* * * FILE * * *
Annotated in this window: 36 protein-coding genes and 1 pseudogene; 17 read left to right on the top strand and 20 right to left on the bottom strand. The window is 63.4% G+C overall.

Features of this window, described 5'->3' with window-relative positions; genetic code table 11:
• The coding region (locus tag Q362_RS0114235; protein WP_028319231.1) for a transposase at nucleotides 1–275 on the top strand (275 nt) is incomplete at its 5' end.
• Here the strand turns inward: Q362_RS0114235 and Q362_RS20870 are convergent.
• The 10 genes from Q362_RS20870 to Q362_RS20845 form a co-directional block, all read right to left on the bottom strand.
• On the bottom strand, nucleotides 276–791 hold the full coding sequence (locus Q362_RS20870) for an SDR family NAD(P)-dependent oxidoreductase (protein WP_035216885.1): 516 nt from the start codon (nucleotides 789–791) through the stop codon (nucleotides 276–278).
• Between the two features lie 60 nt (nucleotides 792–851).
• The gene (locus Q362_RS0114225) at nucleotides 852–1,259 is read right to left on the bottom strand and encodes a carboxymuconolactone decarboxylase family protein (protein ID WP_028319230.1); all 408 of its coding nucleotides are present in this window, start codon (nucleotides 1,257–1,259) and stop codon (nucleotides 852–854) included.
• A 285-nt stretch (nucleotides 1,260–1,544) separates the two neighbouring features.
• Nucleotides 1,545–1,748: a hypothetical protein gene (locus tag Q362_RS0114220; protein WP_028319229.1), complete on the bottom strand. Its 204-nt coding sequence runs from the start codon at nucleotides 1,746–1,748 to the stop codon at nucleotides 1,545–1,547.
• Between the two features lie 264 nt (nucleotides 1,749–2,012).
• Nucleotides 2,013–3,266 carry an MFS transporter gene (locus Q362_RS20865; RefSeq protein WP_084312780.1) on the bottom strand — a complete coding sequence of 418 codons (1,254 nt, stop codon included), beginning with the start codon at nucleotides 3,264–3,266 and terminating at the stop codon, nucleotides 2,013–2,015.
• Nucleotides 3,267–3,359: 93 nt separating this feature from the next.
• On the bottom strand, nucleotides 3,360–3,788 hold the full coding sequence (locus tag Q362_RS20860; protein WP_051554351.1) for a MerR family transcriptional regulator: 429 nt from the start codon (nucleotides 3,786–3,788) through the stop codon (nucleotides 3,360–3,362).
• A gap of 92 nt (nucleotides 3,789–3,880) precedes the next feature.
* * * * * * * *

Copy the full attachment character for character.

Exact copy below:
Annotated in this window: 36 protein-coding genes and 1 pseudogene; 17 read left to right on the top strand and 20 right to left on the bottom strand. The window is 63.4% G+C overall.

Features of this window, described 5'->3' with window-relative positions; genetic code table 11:
• The coding region (locus tag Q362_RS0114235; protein WP_028319231.1) for a transposase at nucleotides 1–275 on the top strand (275 nt) is incomplete at its 5' end.
• Here the strand turns inward: Q362_RS0114235 and Q362_RS20870 are convergent.
• The 10 genes from Q362_RS20870 to Q362_RS20845 form a co-directional block, all read right to left on the bottom strand.
• On the bottom strand, nucleotides 276–791 hold the full coding sequence (locus Q362_RS20870) for an SDR family NAD(P)-dependent oxidoreductase (protein WP_035216885.1): 516 nt from the start codon (nucleotides 789–791) through the stop codon (nucleotides 276–278).
• Between the two features lie 60 nt (nucleotides 792–851).
• The gene (locus Q362_RS0114225) at nucleotides 852–1,259 is read right to left on the bottom strand and encodes a carboxymuconolactone decarboxylase family protein (protein ID WP_028319230.1); all 408 of its coding nucleotides are present in this window, start codon (nucleotides 1,257–1,259) and stop codon (nucleotides 852–854) included.
• A 285-nt stretch (nucleotides 1,260–1,544) separates the two neighbouring features.
• Nucleotides 1,545–1,748: a hypothetical protein gene (locus tag Q362_RS0114220; protein WP_028319229.1), complete on the bottom strand. Its 204-nt coding sequence runs from the start codon at nucleotides 1,746–1,748 to the stop codon at nucleotides 1,545–1,547.
• Between the two features lie 264 nt (nucleotides 1,749–2,012).
• Nucleotides 2,013–3,266 carry an MFS transporter gene (locus Q362_RS20865; RefSeq protein WP_084312780.1) on the bottom strand — a complete coding sequence of 418 codons (1,254 nt, stop codon included), beginning with the start codon at nucleotides 3,264–3,266 and terminating at the stop codon, nucleotides 2,013–2,015.
• Nucleotides 3,267–3,359: 93 nt separating this feature from the next.
• On the bottom strand, nucleotides 3,360–3,788 hold the full coding sequence (locus tag Q362_RS20860; protein WP_051554351.1) for a MerR family transcriptional regulator: 429 nt from the start codon (nucleotides 3,786–3,788) through the stop codon (nucleotides 3,360–3,362).
• A gap of 92 nt (nucleotides 3,789–3,880) precedes the next feature.